Using sieve

467
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Joined Jan 11, 2002
I have a question for you all pros!
I always wondered what do you do when you make a recipe that calls for pushing something thru a sieve. Although being a homecook I generally work with small amounts, doing the job by hand is tiring, boring and time consuming. I cannot imagine myself pushing for hours if I had to make 10 lbs of liver pate or something like that! So, what's your trick? I have three theories:

1)You can get somewhere a special device (an "electric sieve"?) that's not available to ordinary people;

2)You buy professional products (already made pastes or sauces) instead of making things by scratch;

3)You keep in your kitchens robust and willing slaves who spend all their days pushing and pushing without complaining.

So, what's the truth?

Pongi
 

kuan

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For forcemeats I really use a sieve, but it's shaped like an shallow drum with the mesh being the drumskins. It's great for doing hardboiled eggs too. For small amounts a hand held strainer works fine.

For things like tomatoes just use a ricer. Much easier :)

Kuan
 
3,853
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Joined May 26, 2001
The kind of sieve Kuan is talking about is called a "tamis." It's BIG (=in diameter) but shallow, which are advantages when you have a lot of material to push through. You don't keep trying to to push the same stuff through over and over, the way you do with a smaller concave sieve.

Another possibility for sauces and wet purees is a chinois (conical sieve), which you can hang over a bucket, with a ladle to push the food. I've also used a big heavy rolling pin (big diameter) sometimes.

Also as Kuan mentioned, a ricer (for small amounts) or food mill is great -- the skins and seeds stay in the apparatus, and the puree is nice and clean. Food mills usually have a variety of disks, from fine (tiny holes) to coarse, so the fineness of the puree can be varied.






But the absolute truth is, yes, we have kitchen slaves (= prep cooks) who do all that for us. :lol:
 
799
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Joined Feb 21, 2001
I have seen an attachment for a hobart mixer that was basically a tamis that fitted over the bowl and a thing that attached to the spindle that had rollers that would push material through the tamis. I only used it once to make carrot soup. I have a variety of sieves I use for reducing stuff to particles.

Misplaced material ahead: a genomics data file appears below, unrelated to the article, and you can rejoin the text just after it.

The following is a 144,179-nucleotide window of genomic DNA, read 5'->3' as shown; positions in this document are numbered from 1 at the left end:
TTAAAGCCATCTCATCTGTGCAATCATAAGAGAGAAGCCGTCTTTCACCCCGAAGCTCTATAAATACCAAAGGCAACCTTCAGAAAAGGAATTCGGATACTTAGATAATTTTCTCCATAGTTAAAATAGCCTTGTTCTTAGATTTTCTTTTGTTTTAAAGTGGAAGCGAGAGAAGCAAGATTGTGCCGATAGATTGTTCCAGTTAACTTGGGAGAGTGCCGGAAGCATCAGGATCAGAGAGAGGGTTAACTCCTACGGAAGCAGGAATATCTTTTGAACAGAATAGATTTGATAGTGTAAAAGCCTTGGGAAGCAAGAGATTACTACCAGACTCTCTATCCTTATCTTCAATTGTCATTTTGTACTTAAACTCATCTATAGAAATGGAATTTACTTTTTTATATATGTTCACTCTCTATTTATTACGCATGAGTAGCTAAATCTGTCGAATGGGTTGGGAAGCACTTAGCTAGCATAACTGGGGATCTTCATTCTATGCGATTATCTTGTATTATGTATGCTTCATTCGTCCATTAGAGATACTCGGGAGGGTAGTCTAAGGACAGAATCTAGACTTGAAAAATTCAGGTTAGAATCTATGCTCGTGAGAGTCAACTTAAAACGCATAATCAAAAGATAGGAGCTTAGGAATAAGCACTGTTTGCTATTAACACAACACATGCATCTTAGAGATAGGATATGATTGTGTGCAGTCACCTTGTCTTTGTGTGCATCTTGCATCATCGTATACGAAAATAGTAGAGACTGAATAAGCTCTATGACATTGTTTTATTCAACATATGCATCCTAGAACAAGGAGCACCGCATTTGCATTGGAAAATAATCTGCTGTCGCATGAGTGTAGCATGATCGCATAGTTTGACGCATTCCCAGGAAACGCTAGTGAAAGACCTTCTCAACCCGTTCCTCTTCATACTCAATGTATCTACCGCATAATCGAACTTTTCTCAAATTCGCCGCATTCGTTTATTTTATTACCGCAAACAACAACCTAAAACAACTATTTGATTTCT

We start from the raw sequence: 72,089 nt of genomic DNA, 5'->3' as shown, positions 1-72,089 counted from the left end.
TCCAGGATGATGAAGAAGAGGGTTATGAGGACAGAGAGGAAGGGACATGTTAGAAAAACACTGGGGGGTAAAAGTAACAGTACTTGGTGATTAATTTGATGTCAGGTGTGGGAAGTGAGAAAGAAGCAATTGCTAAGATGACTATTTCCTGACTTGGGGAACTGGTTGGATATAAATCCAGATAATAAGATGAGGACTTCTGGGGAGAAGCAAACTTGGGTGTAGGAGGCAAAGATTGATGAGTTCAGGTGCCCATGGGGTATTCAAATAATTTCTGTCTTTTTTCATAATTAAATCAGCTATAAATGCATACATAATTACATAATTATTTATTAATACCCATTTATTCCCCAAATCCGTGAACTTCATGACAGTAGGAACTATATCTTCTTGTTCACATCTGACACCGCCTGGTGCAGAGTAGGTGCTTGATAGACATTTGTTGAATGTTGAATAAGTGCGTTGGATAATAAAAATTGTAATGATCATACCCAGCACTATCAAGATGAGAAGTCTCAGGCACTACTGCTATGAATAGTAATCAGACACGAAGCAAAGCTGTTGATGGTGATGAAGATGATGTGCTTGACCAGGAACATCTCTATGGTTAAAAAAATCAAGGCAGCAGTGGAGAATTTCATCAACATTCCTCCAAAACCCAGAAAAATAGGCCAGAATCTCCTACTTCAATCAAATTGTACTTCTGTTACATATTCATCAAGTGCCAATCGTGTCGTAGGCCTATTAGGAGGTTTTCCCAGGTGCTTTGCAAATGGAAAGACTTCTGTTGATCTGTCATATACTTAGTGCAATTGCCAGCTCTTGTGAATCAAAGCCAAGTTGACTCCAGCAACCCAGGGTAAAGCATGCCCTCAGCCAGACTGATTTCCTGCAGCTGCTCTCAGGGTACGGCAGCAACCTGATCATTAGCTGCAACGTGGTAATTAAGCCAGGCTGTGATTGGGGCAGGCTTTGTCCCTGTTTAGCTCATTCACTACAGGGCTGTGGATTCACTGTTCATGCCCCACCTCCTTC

7,375
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Joined Aug 11, 2000
The silky mouth feel of a pureed soup that has gone through a chinois is worth it if I'm doing an important meal. And I have only occasional kitchen help. When I prep at the restaurant they think I'm insane for going to that effort.....guess it's all in what matters to you.
 

phatch

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I recently upgraded my sieves. I was using the ones my mom had and they're just not up to the level of cooking I do now.

But I'm still keeping those old ones. The bends and uneven wiring and rust are important still.

My new ones are of Italian origin.

In regards to the tamis, couldn't you fake it at the home cook level with a fine mesh splatter shield and a bowl under it. Couldn't do as much at once, but should be enough for small batch home cookin'.

Phil
 
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I thought there were various gauges of fineness to the mesh of the tamis- some so fine they're like silk material almost. That seems like overkill for most of us, but maybe polyester screen material from the hardware store, in its finest mesh, would be a good start. It would be washable, but difficult to keep it really clean.

I'd have to give it some thought about how to secure it to a frame of some kind, though.
 

phatch

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A really big hose clamp or a large metal embroidery hoop would do it.
 
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Metal embroidery hoops have a nasty way of "sproinging" apart at the worst possible moments. Trust me. The hose clamp is intriguing, though. I guess a tamis wouldn't have to have a huge diameter- 6-8 inches would be okay, right?
 

phatch

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Seems that some of those embroidery hoops have a thumbscrew tightener. The big ones. I could be wrong, I don't sew.

Phil
 
467
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Joined Jan 11, 2002
Thanks for your advice!
If I understand well, what you call "tamis" is the type of sieve you use for flour (isn't this operation called "tamiser" in French?) which is just what I use. Mine is rather large (about 10 inches of diameter) with a very fine mesh, which makes a wonderful silky puree with everything, but also makes my muscles crying loud. Suppose I should process the hardest things (like cooked meat) with a food mill in advance, but I hate having too many things to wash:p
Do you suggest I buy another sieve with a larger mesh and a smaller diameter?
As for chinois, I often planned to buy one but haven't got it so far, do you think it's indispensable also for a homecook?

Thanks again,

Pongi
 
48
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Joined Apr 7, 2003
No, you're correct. All the wooden hoops have them (although wood probably wouldn't work well, in this case) and 99.9% of the plastic ones do as well. The metal ones sometimes have a lever-type locking mechanism that doesn't really hold that well.
 

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